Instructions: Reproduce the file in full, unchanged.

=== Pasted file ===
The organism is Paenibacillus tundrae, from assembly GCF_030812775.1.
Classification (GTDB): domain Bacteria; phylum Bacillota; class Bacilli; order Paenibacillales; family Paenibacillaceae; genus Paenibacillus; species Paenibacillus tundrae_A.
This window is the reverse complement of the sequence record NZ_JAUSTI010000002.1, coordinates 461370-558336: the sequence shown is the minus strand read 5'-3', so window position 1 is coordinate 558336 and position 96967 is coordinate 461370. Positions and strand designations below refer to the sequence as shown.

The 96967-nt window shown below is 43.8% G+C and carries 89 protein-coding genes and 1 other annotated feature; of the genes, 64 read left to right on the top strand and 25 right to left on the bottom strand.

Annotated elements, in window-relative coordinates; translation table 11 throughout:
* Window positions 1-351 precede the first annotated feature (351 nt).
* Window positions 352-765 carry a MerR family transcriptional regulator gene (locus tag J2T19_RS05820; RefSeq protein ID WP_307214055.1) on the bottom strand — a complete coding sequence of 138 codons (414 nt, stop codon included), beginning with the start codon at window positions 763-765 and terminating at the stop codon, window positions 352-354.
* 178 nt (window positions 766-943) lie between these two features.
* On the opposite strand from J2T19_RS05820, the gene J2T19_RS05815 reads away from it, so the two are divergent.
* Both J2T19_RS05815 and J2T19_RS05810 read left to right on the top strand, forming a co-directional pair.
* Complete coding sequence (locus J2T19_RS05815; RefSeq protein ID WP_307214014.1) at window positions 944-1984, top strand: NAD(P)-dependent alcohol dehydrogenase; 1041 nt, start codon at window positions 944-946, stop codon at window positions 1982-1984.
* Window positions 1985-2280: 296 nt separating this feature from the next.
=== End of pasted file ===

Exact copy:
The organism is Paenibacillus tundrae, from assembly GCF_030812775.1.
Classification (GTDB): domain Bacteria; phylum Bacillota; class Bacilli; order Paenibacillales; family Paenibacillaceae; genus Paenibacillus; species Paenibacillus tundrae_A.
This window is the reverse complement of the sequence record NZ_JAUSTI010000002.1, coordinates 461370-558336: the sequence shown is the minus strand read 5'-3', so window position 1 is coordinate 558336 and position 96967 is coordinate 461370. Positions and strand designations below refer to the sequence as shown.

The 96967-nt window shown below is 43.8% G+C and carries 89 protein-coding genes and 1 other annotated feature; of the genes, 64 read left to right on the top strand and 25 right to left on the bottom strand.

Annotated elements, in window-relative coordinates; translation table 11 throughout:
* Window positions 1-351 precede the first annotated feature (351 nt).
* Window positions 352-765 carry a MerR family transcriptional regulator gene (locus tag J2T19_RS05820; RefSeq protein ID WP_307214055.1) on the bottom strand — a complete coding sequence of 138 codons (414 nt, stop codon included), beginning with the start codon at window positions 763-765 and terminating at the stop codon, window positions 352-354.
* 178 nt (window positions 766-943) lie between these two features.
* On the opposite strand from J2T19_RS05820, the gene J2T19_RS05815 reads away from it, so the two are divergent.
* Both J2T19_RS05815 and J2T19_RS05810 read left to right on the top strand, forming a co-directional pair.
* Complete coding sequence (locus J2T19_RS05815; RefSeq protein ID WP_307214014.1) at window positions 944-1984, top strand: NAD(P)-dependent alcohol dehydrogenase; 1041 nt, start codon at window positions 944-946, stop codon at window positions 1982-1984.
* Window positions 1985-2280: 296 nt separating this feature from the next.